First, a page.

• A 2015 report by the National Research Council found that, “Eight years after Rhee’s arrival, and five years after her departure, poor and minority students were still far less likely to have an effective teacher in their classroom and perform at grade level.  Achievement gaps were as wide as ever.  About 60 percent of poor black students were below proficient in math and reading and had made only marginal gains since the changes were made.”
  • The reporters gloss over a significant cheating scandal under Michelle Rhee; it was difficult for reporters to conclusively document it because Rhee herself controlled the investigation.  The retired PBS reporter, John Merrow has amassed the evidence, however.

The Washington, D.C. public schools have been the nation’s poster child for the idea that schools themselves can change the trajectory of children’s lives, and that test scores are the mark of a school’s success or failure.  In his new book, The Testing Charade: Pretending to Make Schools Better, Harvard’s Daniel Koretz demonstrates the problem with that assumption:

“One aspect of the great inequity of the American educational system is that disadvantaged kids tend to be clustered in the same schools. The causes are complex, but the result is simple: some schools have far lower average scores—and, particularly important in this system, more kids who aren’t ‘proficient’—than others. Therefore, if one requires that all students must hit the proficient target by a certain date, these low-scoring schools will face far more demanding targets for gains than other schools do. This was not an accidental byproduct of the notion that ‘all children can learn to a high level.’ It was a deliberate and prominent part of many of the test-based accountability reforms… Unfortunately… it seems that no one asked for evidence that these ambitious targets for gains were realistic. The specific targets were often an automatic consequence of where the Proficient standard was placed and the length of time schools were given to bring all students to that standard, which are both arbitrary… (T)his decision backfired. The result was, in many cases, unrealistic expectations that teachers simply couldn’t meet by any legitimate means.” (pp. 129-134)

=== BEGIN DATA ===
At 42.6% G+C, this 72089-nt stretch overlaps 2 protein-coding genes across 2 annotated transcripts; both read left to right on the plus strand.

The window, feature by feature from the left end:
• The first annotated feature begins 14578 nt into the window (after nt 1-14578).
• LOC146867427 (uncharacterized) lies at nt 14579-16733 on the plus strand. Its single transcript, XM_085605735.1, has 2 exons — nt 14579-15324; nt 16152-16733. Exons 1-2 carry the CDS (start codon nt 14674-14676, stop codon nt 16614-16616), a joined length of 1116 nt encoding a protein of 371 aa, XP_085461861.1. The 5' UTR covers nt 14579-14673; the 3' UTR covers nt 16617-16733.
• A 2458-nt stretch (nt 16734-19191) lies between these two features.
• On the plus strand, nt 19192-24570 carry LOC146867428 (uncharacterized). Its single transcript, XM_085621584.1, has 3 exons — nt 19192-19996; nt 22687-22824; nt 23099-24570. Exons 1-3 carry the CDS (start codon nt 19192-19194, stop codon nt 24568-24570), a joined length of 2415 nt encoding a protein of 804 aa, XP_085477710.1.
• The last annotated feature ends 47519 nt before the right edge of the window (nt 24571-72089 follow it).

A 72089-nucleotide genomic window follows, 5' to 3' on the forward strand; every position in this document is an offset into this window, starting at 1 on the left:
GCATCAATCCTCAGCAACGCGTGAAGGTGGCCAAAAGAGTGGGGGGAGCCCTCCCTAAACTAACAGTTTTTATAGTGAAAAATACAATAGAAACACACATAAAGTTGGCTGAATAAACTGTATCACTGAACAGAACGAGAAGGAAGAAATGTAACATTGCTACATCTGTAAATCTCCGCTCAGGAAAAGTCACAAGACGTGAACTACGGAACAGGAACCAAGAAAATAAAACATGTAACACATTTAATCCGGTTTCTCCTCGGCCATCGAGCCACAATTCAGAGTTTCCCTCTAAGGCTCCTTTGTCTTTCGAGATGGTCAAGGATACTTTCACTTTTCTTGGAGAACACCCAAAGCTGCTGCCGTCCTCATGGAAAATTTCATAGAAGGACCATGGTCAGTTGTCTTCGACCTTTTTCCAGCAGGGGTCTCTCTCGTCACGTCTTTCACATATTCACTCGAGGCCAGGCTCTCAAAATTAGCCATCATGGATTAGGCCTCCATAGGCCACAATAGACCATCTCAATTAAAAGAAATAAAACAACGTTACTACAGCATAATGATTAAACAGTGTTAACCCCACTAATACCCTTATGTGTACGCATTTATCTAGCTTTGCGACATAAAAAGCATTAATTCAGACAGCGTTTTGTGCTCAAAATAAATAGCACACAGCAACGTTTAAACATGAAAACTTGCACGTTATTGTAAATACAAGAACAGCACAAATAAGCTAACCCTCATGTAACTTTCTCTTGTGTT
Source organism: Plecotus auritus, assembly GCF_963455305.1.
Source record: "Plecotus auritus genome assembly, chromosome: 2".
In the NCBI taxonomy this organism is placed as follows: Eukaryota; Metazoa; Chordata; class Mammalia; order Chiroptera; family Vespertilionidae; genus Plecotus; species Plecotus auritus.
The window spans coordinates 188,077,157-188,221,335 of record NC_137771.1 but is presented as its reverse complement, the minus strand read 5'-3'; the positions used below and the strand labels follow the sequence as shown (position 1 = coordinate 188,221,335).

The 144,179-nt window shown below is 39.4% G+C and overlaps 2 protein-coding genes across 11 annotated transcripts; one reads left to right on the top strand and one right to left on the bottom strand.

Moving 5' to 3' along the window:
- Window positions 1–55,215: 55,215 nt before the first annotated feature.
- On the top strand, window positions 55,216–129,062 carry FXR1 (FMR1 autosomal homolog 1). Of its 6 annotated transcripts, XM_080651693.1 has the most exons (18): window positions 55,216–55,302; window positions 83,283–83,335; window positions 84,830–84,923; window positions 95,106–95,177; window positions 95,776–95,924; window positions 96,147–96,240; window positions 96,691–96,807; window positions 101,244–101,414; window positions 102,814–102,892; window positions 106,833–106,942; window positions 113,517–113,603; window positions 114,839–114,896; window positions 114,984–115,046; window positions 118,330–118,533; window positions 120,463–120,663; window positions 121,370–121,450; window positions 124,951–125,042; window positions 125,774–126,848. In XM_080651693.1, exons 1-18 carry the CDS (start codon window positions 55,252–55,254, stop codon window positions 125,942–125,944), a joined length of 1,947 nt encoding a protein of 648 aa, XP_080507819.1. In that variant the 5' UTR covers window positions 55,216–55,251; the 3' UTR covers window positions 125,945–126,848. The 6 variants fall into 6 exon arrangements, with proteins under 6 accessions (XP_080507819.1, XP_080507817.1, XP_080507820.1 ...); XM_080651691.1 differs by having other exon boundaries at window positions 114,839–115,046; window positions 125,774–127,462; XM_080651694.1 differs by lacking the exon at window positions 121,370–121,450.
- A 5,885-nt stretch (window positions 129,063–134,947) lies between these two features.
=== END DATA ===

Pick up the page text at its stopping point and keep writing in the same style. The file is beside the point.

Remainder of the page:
Challenging another of Michelle Rhee’s assumptions—the one about driving school reform through punishment, firing, and merit bonuses— Daniel Koretz attributes the kind of deception that has happened in Washington, D.C. to a well-known principle in the social sciences:  “The more any quantitative social indicator is used for social decision making the more subject it will be to corruption pressures and the more apt it will be to distort and corrupt the social processes it is intended to monitor.” (p. 38)